Insights

Brexit and the repatriation of EU laws

Written by David Marchese
31/03/2017

The Government’s White Paper “Legislating for the United Kingdom’s withdrawal from the European Union” has confirmed the general approach that the proposed “Great Repeal Bill” will take. Whilst the UK will no longer be subject to the jurisdiction of the European Court of Justice (CJEU), EU laws existing at the time Brexit takes effect will in fact continue to apply, unless or until they are overturned by subsequent UK legislation.

The European Communities Act 1972 (ECA), which made the domestic law of the UK subject to that of the EU, imposed on the UK Government the duty to implement EU Directives, and required the UK Courts to have regard to EU law, will be abolished. But all UK secondary legislation that has been made under the ECA in order to implement EU Directives will remain in force, as will UK Acts of Parliament that follow EU law (such as the Consumer Rights Act 2015). EU Regulations (which are directly applicable) will be converted into UK domestic law, in so far as they remain relevant. And the directly applicable provisions of the EU Treaties that bestow rights on individuals will also be converted into UK law, but the controversial Charter of Fundamental Rights will cease to apply (though the individual rights of workers will be retained).

Some parts of EU law will simply be irrelevant to the UK after Brexit, or will need to be amended to make sense in a wholly UK context (for instance, references to European agencies, some of which will have to be replicated). The White Paper does not mention those parts of the EU Treaties dealing with the EU competition rules or those relating to the Single Market, but presumably these will no longer apply as part of UK law – although UK companies that infringe them may still find that they are subject to the long arm of the EU authorities, albeit with reduced powers here.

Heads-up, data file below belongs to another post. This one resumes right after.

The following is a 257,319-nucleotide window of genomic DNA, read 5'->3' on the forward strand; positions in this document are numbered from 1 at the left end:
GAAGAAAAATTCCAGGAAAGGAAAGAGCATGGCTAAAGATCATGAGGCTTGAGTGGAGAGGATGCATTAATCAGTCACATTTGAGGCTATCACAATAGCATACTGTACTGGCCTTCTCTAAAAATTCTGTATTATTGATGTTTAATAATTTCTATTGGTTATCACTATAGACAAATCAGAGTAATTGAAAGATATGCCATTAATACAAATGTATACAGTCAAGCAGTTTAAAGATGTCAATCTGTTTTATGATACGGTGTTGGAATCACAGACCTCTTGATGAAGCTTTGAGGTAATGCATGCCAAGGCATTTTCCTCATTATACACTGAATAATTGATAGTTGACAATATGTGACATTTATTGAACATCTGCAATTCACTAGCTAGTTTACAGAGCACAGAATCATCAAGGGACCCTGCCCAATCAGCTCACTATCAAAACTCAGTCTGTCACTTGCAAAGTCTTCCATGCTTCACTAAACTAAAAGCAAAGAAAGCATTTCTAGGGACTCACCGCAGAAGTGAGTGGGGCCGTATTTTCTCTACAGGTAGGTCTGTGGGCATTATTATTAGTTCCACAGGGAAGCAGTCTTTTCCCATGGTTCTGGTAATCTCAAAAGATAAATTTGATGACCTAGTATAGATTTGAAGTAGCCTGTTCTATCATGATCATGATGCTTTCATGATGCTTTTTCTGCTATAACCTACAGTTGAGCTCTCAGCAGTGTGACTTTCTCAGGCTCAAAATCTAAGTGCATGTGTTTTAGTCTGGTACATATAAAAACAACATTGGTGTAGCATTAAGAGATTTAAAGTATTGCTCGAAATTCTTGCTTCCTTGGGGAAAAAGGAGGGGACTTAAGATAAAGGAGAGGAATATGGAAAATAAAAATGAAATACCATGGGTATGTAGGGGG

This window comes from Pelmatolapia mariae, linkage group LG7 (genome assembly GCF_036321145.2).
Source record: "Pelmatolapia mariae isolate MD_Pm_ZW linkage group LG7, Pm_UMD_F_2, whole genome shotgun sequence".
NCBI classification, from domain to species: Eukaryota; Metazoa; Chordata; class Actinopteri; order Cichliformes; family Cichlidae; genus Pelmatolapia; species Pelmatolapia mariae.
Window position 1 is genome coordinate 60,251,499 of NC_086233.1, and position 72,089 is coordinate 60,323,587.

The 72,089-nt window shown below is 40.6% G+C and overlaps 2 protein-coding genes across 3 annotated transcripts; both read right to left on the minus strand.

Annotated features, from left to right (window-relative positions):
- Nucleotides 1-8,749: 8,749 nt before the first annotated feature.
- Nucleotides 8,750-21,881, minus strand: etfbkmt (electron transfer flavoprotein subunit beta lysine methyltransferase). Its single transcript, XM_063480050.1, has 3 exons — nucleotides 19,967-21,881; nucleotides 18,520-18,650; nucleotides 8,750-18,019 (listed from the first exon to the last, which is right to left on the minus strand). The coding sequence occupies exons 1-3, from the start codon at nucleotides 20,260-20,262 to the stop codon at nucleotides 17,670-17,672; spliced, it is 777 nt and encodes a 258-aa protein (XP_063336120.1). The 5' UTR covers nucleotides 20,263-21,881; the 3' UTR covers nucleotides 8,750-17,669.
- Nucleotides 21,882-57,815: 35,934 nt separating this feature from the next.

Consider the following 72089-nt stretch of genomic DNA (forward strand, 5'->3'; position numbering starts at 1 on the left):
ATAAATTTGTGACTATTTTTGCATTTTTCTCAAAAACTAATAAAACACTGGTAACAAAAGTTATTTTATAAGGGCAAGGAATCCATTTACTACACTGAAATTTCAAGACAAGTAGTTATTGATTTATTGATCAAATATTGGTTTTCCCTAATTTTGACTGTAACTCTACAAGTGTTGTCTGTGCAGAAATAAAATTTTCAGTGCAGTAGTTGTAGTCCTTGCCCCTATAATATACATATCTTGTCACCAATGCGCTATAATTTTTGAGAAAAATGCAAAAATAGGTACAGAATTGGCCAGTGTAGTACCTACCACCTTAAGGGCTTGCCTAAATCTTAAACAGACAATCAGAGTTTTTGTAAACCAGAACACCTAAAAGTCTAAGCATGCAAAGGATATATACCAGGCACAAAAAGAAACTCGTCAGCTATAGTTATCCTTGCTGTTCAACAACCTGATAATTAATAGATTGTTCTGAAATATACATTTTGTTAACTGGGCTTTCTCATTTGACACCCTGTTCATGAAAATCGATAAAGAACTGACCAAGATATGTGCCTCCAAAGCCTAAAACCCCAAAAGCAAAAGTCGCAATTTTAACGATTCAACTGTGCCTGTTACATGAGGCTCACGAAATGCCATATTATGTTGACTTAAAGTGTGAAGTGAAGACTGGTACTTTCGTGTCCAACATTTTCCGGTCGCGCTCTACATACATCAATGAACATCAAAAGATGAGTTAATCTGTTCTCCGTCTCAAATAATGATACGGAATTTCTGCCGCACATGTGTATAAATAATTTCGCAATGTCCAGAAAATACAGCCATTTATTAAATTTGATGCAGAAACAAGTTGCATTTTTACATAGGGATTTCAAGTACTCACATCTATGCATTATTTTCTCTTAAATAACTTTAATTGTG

Interestingly, the White Paper confirms that, in interpreting the EU laws that have been converted into UK laws, the UK Courts will still have to have regard to decisions of the CJEU, which will have the same status as decisions of our own Supreme Court. A further area for (hopefully fruitful) discussion will be how the powers repatriated to the UK will be shared with the devolved administrations of Scotland, Northern Ireland and Wales.

As ever, the devil will be in the detail, and it is notable that the Government is not proposing to publish a draft of the “Great Repeal Bill” until a later date.

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David Marchese

I graduated from Oxford University before qualifying as a solicitor at Herbert Smith. I went on to work at Richards Butler and then Davenport Lyons, before joining Gordon Dadds in 2014. I have extensive experience advising on the law of intellectual property, information technology and commercial contracts. I am the author of Business Licensing Agreements (Longman, 1995), the section on Supply of Goods and Services in Practical Commercial Precedents (Sweet & Maxwell) and several published articles including Joint Ownership of Intellectual Property (EIPR, 1999) and Warranties and Covenants in IP Licences (OUP, 2009).

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